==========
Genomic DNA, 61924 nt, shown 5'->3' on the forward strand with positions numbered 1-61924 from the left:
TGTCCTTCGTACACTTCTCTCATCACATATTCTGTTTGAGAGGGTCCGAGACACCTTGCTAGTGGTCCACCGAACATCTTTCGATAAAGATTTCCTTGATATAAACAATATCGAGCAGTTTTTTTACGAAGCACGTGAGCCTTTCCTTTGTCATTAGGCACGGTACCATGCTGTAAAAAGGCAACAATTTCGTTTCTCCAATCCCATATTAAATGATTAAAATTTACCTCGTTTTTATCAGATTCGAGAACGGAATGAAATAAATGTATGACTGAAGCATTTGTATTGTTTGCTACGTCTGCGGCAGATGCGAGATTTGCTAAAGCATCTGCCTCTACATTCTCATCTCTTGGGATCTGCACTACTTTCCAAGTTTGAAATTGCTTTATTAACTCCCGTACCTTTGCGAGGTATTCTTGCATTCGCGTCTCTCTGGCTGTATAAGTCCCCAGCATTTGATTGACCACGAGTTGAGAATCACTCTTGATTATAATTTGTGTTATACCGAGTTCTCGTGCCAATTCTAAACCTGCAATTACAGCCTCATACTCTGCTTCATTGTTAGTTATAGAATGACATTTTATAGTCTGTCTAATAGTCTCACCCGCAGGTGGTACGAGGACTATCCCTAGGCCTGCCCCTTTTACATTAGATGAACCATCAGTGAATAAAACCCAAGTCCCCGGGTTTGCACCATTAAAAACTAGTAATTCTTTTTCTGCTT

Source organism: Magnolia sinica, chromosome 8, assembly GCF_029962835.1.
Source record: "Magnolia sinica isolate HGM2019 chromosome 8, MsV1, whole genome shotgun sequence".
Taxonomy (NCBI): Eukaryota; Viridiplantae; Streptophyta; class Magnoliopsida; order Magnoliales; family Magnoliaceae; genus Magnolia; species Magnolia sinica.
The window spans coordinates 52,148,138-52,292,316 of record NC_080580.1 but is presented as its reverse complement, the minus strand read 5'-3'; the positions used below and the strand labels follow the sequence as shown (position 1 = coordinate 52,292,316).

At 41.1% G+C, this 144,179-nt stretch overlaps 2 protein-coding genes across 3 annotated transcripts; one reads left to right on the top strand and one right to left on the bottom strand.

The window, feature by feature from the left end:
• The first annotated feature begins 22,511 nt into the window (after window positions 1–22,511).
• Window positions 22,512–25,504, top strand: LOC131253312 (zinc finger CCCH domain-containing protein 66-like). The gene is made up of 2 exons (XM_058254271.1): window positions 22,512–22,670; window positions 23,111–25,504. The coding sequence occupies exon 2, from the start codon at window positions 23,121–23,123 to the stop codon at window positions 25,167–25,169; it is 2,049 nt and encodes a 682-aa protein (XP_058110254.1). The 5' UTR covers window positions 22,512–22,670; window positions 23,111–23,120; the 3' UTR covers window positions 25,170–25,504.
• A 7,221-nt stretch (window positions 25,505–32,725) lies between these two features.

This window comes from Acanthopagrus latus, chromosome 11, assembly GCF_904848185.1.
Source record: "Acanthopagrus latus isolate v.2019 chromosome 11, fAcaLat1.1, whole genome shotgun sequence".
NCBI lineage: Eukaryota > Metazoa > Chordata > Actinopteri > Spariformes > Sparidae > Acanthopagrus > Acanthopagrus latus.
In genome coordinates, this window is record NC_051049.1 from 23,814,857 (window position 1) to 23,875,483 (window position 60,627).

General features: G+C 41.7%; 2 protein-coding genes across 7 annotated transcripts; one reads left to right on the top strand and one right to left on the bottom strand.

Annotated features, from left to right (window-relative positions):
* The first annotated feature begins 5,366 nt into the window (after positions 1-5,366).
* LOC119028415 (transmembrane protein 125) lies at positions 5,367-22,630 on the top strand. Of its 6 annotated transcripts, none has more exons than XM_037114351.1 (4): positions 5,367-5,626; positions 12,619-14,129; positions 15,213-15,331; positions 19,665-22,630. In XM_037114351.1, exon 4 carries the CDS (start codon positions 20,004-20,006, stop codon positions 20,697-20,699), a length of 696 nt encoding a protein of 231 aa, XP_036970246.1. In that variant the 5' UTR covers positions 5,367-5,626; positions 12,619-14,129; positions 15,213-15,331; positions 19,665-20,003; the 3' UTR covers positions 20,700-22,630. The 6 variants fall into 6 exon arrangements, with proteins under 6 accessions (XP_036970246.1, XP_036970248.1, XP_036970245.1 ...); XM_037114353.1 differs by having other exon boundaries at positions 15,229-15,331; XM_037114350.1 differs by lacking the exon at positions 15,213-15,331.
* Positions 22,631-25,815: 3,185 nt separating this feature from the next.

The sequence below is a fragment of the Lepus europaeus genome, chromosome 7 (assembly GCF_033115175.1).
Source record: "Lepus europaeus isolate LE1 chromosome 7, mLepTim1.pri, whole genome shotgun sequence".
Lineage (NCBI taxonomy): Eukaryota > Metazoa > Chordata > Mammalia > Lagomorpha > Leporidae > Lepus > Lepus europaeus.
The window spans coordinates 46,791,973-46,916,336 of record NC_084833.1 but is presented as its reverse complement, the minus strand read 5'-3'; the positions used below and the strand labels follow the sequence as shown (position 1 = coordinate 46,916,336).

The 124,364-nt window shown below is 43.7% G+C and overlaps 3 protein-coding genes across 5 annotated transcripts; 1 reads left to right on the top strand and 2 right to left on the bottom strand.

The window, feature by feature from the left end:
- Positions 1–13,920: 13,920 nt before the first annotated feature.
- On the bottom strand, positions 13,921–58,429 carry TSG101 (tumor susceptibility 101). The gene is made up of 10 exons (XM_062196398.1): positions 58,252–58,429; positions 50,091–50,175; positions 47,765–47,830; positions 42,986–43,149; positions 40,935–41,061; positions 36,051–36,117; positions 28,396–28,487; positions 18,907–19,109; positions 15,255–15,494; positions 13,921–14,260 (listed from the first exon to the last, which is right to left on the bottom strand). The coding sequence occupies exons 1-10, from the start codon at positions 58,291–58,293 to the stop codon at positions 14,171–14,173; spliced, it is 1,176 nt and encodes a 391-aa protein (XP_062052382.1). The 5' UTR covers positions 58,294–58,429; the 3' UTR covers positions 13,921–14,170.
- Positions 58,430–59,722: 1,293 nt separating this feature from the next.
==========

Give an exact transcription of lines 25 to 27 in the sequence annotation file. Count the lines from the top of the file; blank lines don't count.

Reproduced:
The 124,364-nt window shown below is 43.7% G+C and overlaps 3 protein-coding genes across 5 annotated transcripts; 1 reads left to right on the top strand and 2 right to left on the bottom strand.

The window, feature by feature from the left end:
- Positions 1–13,920: 13,920 nt before the first annotated feature.